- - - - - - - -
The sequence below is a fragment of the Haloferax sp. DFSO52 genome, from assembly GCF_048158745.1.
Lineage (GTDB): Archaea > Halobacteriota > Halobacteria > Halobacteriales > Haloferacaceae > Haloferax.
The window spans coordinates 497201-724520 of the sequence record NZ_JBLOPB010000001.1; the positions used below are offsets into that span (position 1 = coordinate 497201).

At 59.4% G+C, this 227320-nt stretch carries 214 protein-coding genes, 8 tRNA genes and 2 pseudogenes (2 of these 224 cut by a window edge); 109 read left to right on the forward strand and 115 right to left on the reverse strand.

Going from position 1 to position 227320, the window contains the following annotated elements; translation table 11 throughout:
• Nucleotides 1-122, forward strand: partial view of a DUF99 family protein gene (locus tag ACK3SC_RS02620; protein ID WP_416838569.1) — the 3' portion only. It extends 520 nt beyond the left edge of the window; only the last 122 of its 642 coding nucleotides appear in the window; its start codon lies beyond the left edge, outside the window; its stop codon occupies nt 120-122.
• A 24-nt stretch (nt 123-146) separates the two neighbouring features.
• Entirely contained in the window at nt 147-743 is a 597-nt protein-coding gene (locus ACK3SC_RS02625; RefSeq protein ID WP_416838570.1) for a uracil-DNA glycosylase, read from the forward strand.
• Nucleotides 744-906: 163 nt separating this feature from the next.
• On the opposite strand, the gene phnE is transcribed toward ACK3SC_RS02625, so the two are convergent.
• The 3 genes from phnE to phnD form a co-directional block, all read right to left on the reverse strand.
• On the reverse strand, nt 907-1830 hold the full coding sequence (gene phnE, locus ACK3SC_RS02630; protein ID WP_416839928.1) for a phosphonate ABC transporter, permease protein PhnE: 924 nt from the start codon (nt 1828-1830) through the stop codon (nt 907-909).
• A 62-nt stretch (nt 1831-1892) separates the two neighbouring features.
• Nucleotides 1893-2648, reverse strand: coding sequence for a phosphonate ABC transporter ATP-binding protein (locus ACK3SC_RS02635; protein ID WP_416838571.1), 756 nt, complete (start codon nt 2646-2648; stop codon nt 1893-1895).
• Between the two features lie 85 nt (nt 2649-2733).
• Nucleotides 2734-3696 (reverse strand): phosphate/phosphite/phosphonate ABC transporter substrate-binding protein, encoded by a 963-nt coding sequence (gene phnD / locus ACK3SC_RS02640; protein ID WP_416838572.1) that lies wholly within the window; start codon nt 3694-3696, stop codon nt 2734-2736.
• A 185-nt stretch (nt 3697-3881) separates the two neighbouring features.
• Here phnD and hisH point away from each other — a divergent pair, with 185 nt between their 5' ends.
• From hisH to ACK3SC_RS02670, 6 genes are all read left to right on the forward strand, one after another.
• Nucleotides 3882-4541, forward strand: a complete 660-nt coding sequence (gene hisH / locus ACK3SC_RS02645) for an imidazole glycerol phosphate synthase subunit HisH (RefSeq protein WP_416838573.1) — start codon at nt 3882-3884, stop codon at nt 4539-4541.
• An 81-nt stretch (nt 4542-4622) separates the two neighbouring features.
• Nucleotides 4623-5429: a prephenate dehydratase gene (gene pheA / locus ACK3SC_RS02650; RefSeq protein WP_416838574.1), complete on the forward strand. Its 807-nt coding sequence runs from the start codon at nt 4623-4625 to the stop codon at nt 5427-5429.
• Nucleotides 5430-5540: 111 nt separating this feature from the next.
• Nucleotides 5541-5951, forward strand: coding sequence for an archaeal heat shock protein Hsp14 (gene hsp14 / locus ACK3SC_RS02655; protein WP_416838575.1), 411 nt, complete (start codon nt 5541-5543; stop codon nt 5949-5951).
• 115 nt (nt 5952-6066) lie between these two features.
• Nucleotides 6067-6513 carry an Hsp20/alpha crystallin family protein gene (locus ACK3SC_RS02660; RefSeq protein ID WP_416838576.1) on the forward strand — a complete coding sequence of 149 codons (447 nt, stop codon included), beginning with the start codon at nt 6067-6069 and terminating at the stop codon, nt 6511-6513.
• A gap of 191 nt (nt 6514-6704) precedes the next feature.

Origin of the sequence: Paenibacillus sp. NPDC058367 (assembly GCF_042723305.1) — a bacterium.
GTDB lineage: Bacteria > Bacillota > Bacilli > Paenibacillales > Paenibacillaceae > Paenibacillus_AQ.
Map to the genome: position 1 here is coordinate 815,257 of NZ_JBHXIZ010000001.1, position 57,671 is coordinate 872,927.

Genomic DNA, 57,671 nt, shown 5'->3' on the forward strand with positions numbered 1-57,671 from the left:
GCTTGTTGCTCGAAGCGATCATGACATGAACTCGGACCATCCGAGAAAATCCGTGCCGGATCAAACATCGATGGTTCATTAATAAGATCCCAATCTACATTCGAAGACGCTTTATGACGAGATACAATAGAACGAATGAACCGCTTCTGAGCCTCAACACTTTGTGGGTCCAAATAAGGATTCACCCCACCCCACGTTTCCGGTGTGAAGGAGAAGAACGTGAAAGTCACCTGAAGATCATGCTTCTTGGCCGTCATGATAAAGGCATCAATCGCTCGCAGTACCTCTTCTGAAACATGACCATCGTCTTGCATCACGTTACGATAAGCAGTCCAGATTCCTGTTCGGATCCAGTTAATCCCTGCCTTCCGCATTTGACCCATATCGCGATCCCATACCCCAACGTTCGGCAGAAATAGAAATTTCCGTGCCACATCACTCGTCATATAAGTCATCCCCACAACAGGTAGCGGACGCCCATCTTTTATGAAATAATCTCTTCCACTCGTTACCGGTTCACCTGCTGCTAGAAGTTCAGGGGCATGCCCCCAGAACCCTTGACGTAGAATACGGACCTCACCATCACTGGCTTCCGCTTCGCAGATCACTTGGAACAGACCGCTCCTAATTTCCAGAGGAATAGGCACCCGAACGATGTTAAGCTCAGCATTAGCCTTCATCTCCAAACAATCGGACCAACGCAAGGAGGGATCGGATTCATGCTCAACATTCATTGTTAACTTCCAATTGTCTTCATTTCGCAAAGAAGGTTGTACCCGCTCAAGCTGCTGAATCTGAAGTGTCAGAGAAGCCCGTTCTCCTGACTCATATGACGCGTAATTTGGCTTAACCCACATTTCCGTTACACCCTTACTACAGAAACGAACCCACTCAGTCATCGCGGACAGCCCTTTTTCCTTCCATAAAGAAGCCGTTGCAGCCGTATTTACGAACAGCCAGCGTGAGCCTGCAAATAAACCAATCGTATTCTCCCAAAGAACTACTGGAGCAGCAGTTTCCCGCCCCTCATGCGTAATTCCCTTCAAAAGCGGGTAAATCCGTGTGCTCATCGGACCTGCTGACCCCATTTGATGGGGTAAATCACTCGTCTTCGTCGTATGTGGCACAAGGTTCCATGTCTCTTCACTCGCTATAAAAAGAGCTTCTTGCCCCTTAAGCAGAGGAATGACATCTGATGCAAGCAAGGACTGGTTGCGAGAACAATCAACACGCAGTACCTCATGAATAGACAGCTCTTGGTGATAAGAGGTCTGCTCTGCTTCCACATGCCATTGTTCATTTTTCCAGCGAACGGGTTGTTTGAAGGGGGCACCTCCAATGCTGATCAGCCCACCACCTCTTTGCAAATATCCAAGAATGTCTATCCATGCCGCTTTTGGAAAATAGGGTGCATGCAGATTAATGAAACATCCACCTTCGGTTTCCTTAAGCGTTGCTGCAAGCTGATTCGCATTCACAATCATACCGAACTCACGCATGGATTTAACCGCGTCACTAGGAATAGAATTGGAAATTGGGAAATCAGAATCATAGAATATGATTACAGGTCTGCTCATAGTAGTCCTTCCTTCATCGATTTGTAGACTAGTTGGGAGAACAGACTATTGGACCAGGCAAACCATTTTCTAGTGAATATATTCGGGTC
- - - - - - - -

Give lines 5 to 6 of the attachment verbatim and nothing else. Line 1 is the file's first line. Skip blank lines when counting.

Going from position 1 to position 227320, the window contains the following annotated elements; translation table 11 throughout:
• Nucleotides 1-122, forward strand: partial view of a DUF99 family protein gene (locus tag ACK3SC_RS02620; protein ID WP_416838569.1) — the 3' portion only. It extends 520 nt beyond the left edge of the window; only the last 122 of its 642 coding nucleotides appear in the window; its start codon lies beyond the left edge, outside the window; its stop codon occupies nt 120-122.